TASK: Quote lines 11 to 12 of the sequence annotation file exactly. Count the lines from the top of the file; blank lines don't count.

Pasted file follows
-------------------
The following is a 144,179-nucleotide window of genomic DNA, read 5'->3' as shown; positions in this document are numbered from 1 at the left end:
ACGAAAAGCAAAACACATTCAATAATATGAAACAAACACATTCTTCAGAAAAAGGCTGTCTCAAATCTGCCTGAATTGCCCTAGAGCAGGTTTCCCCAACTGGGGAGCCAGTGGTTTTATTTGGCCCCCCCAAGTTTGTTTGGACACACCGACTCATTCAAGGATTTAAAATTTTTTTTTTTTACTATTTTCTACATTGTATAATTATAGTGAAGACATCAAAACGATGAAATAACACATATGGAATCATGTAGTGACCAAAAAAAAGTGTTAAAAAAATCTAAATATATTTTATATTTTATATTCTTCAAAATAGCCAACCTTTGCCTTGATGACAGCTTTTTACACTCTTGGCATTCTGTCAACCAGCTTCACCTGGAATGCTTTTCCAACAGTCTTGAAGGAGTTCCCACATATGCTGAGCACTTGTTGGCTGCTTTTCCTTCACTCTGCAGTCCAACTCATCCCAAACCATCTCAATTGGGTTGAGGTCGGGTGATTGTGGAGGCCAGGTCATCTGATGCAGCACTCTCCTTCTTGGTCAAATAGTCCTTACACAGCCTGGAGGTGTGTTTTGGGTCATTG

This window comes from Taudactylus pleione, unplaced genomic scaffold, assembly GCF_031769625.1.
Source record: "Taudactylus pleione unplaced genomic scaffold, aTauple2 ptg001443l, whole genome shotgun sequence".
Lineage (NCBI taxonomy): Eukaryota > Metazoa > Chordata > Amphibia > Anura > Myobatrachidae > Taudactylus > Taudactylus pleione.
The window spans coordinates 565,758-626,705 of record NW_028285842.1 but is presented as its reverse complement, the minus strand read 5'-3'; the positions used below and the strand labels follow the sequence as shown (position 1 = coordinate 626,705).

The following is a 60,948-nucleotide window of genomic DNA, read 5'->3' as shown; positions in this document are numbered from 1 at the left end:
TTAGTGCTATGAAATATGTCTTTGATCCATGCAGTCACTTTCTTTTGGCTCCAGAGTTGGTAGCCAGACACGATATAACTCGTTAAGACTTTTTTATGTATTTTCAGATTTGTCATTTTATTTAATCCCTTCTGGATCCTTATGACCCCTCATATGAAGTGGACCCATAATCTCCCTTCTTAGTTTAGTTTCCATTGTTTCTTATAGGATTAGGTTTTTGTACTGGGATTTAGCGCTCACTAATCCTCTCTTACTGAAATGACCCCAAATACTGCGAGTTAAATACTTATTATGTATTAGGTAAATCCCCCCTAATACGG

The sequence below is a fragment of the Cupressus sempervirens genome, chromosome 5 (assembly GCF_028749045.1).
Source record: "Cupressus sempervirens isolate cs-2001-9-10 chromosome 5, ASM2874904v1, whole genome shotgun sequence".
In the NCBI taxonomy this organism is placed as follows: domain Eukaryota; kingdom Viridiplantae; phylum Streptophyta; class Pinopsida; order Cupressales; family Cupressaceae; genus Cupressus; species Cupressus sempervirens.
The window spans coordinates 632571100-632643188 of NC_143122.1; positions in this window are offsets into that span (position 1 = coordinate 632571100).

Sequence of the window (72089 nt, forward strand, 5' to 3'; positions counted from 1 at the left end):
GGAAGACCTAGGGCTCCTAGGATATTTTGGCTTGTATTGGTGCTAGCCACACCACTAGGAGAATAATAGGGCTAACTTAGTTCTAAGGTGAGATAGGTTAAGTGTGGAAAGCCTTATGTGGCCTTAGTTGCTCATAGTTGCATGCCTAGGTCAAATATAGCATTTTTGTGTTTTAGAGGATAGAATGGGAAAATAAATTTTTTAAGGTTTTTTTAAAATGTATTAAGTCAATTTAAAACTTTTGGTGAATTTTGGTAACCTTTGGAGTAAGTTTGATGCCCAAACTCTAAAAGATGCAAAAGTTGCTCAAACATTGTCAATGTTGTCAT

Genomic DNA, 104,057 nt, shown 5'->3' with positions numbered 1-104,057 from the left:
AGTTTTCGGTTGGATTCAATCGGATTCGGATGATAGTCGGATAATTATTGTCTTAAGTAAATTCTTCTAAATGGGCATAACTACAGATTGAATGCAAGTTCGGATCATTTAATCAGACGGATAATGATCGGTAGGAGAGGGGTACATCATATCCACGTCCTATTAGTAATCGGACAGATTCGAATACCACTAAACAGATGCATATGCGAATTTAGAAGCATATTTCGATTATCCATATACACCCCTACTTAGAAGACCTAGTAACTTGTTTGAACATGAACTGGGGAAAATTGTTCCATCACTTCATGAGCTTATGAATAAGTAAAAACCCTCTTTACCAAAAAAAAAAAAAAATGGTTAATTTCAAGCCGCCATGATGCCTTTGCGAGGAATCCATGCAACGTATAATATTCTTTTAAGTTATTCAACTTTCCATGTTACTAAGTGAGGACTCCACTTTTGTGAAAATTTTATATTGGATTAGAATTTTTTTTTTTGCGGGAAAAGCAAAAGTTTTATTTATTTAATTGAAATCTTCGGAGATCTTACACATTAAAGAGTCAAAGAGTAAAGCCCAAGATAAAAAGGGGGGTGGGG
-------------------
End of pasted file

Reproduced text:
In the NCBI taxonomy this organism is placed as follows: domain Eukaryota; kingdom Viridiplantae; phylum Streptophyta; class Pinopsida; order Cupressales; family Cupressaceae; genus Cupressus; species Cupressus sempervirens.
The window spans coordinates 632571100-632643188 of NC_143122.1; positions in this window are offsets into that span (position 1 = coordinate 632571100).